Breaking Ground Reviewed By Tom Pope of Bookpleasures.com

When author Alan Lelchuk relates his father’s conversion of being a Russian immigrant to the new experience of embracing America’s sport of baseball, Lelchuk shows the impact on the Brooklyn community by Jackie Robinson’s heroics on the basepaths. Lelchuk’s nonfiction appraisal from the book Breaking Ground bears the sub-title of, How Jackie Robinson Changed Brooklyn. The author deals with blending Robinson’s emergence into a white sport, with the way the nation deals with discrimination, to the changes in the Brooklyn community.

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Review of Breaking Ground on Foreword Reviews

Lelchuk grew up in Brooklyn, the son of immigrants in the post-WWII era, and had a firsthand view of Jackie Robinson’s rise as a baseball player, a public icon, and a voice for equality. As a child, Lelchuck was starstruck by Robinson, but the book extols rather than deifies. It shows Robinson as a folk legend, as seen through the eyes of a young boy, but also as a man whose legacy is backed up by historical data. Lelchuk sets the bar high for Robinson’s impact—“Robinson did something for and through baseball that no other great player had ever done”—but he calmly proves every bold statement through his narrative research. The book is broken into two parts: “The Brooklyn Project,” covering Robinson’s years as a player, and “Jackie’s Voice,” showing his lasting legacy. While Lelchuk is not necessarily attempting to drum up enthusiasm for Robinson as a person and a player, he does just that through his childlike excitement and his compelling research. Many are familiar with Robinson’s baseball career and cultural impact, but Lelchuk gives insight into the hope Robinson brought specifically to Brooklyn, and particularly to its immigrant families..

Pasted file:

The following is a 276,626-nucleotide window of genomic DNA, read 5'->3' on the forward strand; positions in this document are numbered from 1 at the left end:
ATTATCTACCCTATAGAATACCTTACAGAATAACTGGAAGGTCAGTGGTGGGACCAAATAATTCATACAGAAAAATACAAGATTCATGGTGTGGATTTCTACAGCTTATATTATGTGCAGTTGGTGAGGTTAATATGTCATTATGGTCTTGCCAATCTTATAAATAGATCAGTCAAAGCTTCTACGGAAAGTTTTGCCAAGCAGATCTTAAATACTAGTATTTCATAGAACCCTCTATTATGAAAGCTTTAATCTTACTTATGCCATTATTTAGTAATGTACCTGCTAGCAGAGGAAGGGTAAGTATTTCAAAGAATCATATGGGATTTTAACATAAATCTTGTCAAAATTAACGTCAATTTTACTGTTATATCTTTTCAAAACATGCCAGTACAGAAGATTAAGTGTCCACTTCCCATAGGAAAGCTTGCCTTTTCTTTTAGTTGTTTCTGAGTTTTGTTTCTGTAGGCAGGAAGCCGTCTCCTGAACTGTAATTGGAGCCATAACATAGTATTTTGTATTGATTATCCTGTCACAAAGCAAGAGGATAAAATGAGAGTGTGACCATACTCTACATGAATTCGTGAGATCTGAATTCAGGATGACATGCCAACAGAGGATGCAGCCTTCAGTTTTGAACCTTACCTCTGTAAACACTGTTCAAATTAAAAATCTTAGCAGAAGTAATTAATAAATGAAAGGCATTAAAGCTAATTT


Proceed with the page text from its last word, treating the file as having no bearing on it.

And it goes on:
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Sports Book Guy's Review of "Breaking Ground"

While not billed as a baseball book per se, the baseball passages are written well and from the point of view of a fan. Of course, all the baseball involves Robinson in some manner but that doesn’t matter. Because of the special skills Robinson brought to the baseball field, such as his speed, and the excitement rarely seen such as a steal of home plate, the baseball talk is very good. If a person just wanted to talk about Robinson with Lelchuk, these passages are very likely what he would tell that person..

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Brooklyn Book Ties Childhood With Jackie Robinson

First, it is an eyewitness memoir that captures in atmospheric detail the impact of Jackie’s very presence on Ebbets Field from the adoring eyes of a 9-year-old fan, who saw him play often. Second, it explains how Jackie’s special personality and play affected the borough of Brooklyn and changed it forever. Third, on a more personal level, “BREAKING GROUND” tells the story of how Jackie became an important figure inside the immigrant Lelchuk household, where a left-wing father, who had felt much hostility and estrangement from both America and his son, suddenly started to learn and understand the country of his son and of his own exile. “BREAKING GROUND” transports readers from the national baseball stage to the emergence of an iconic American city, from the throes and struggles of new immigrant family to a young boy’s deepest pleasures..

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